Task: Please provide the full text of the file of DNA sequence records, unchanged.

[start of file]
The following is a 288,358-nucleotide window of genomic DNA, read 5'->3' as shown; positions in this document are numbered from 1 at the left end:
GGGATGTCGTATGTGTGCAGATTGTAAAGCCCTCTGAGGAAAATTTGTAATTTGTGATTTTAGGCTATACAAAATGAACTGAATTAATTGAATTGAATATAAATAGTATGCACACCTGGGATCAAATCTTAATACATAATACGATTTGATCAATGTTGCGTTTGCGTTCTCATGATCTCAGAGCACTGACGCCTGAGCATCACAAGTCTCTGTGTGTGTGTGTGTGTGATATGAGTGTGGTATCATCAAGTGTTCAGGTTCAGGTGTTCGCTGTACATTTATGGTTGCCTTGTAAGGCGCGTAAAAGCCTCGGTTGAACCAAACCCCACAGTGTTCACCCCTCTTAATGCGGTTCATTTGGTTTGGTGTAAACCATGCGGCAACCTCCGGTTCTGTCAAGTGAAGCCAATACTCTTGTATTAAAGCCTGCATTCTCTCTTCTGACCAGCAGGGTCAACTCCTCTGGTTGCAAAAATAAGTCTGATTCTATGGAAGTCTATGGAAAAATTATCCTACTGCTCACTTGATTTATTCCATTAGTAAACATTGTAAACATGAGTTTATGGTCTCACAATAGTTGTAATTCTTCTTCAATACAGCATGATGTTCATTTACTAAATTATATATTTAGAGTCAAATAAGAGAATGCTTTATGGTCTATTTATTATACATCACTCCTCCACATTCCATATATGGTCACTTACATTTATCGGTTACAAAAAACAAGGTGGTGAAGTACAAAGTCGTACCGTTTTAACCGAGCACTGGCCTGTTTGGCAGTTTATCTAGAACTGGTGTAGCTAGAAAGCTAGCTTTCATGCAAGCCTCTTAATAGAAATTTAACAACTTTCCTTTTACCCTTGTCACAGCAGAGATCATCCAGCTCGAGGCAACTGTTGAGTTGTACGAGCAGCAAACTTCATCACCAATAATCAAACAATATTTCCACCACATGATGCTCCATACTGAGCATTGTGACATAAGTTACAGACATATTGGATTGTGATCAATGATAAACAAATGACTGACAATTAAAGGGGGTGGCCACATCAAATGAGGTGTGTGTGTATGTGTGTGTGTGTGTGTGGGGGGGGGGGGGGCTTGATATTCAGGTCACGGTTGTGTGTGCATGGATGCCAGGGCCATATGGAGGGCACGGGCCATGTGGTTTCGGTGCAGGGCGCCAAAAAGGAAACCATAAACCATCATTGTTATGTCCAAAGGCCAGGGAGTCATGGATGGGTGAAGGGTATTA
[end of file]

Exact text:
The following is a 288,358-nucleotide window of genomic DNA, read 5'->3' as shown; positions in this document are numbered from 1 at the left end:
GGGATGTCGTATGTGTGCAGATTGTAAAGCCCTCTGAGGAAAATTTGTAATTTGTGATTTTAGGCTATACAAAATGAACTGAATTAATTGAATTGAATATAAATAGTATGCACACCTGGGATCAAATCTTAATACATAATACGATTTGATCAATGTTGCGTTTGCGTTCTCATGATCTCAGAGCACTGACGCCTGAGCATCACAAGTCTCTGTGTGTGTGTGTGTGTGATATGAGTGTGGTATCATCAAGTGTTCAGGTTCAGGTGTTCGCTGTACATTTATGGTTGCCTTGTAAGGCGCGTAAAAGCCTCGGTTGAACCAAACCCCACAGTGTTCACCCCTCTTAATGCGGTTCATTTGGTTTGGTGTAAACCATGCGGCAACCTCCGGTTCTGTCAAGTGAAGCCAATACTCTTGTATTAAAGCCTGCATTCTCTCTTCTGACCAGCAGGGTCAACTCCTCTGGTTGCAAAAATAAGTCTGATTCTATGGAAGTCTATGGAAAAATTATCCTACTGCTCACTTGATTTATTCCATTAGTAAACATTGTAAACATGAGTTTATGGTCTCACAATAGTTGTAATTCTTCTTCAATACAGCATGATGTTCATTTACTAAATTATATATTTAGAGTCAAATAAGAGAATGCTTTATGGTCTATTTATTATACATCACTCCTCCACATTCCATATATGGTCACTTACATTTATCGGTTACAAAAAACAAGGTGGTGAAGTACAAAGTCGTACCGTTTTAACCGAGCACTGGCCTGTTTGGCAGTTTATCTAGAACTGGTGTAGCTAGAAAGCTAGCTTTCATGCAAGCCTCTTAATAGAAATTTAACAACTTTCCTTTTACCCTTGTCACAGCAGAGATCATCCAGCTCGAGGCAACTGTTGAGTTGTACGAGCAGCAAACTTCATCACCAATAATCAAACAATATTTCCACCACATGATGCTCCATACTGAGCATTGTGACATAAGTTACAGACATATTGGATTGTGATCAATGATAAACAAATGACTGACAATTAAAGGGGGTGGCCACATCAAATGAGGTGTGTGTGTATGTGTGTGTGTGTGTGTGGGGGGGGGGGGGGCTTGATATTCAGGTCACGGTTGTGTGTGCATGGATGCCAGGGCCATATGGAGGGCACGGGCCATGTGGTTTCGGTGCAGGGCGCCAAAAAGGAAACCATAAACCATCATTGTTATGTCCAAAGGCCAGGGAGTCATGGATGGGTGAAGGGTATTA